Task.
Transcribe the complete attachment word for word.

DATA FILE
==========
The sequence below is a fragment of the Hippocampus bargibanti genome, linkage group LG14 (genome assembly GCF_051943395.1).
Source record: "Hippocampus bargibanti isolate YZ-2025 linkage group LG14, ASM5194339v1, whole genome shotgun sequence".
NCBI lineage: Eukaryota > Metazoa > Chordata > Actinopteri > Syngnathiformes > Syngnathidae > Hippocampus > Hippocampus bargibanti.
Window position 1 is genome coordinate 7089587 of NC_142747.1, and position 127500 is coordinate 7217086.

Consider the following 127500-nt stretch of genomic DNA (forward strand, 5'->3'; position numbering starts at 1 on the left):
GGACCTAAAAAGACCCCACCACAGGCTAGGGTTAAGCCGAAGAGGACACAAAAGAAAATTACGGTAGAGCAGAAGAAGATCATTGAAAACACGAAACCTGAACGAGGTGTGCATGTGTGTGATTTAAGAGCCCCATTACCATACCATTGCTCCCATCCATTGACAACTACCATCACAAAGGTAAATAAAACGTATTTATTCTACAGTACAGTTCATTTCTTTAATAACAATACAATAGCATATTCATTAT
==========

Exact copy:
The sequence below is a fragment of the Hippocampus bargibanti genome, linkage group LG14 (genome assembly GCF_051943395.1).
Source record: "Hippocampus bargibanti isolate YZ-2025 linkage group LG14, ASM5194339v1, whole genome shotgun sequence".
NCBI lineage: Eukaryota > Metazoa > Chordata > Actinopteri > Syngnathiformes > Syngnathidae > Hippocampus > Hippocampus bargibanti.
Window position 1 is genome coordinate 7089587 of NC_142747.1, and position 127500 is coordinate 7217086.

Consider the following 127500-nt stretch of genomic DNA (forward strand, 5'->3'; position numbering starts at 1 on the left):
GGACCTAAAAAGACCCCACCACAGGCTAGGGTTAAGCCGAAGAGGACACAAAAGAAAATTACGGTAGAGCAGAAGAAGATCATTGAAAACACGAAACCTGAACGAGGTGTGCATGTGTGTGATTTAAGAGCCCCATTACCATACCATTGCTCCCATCCATTGACAACTACCATCACAAAGGTAAATAAAACGTATTTATTCTACAGTACAGTTCATTTCTTTAATAACAATACAATAGCATATTCATTAT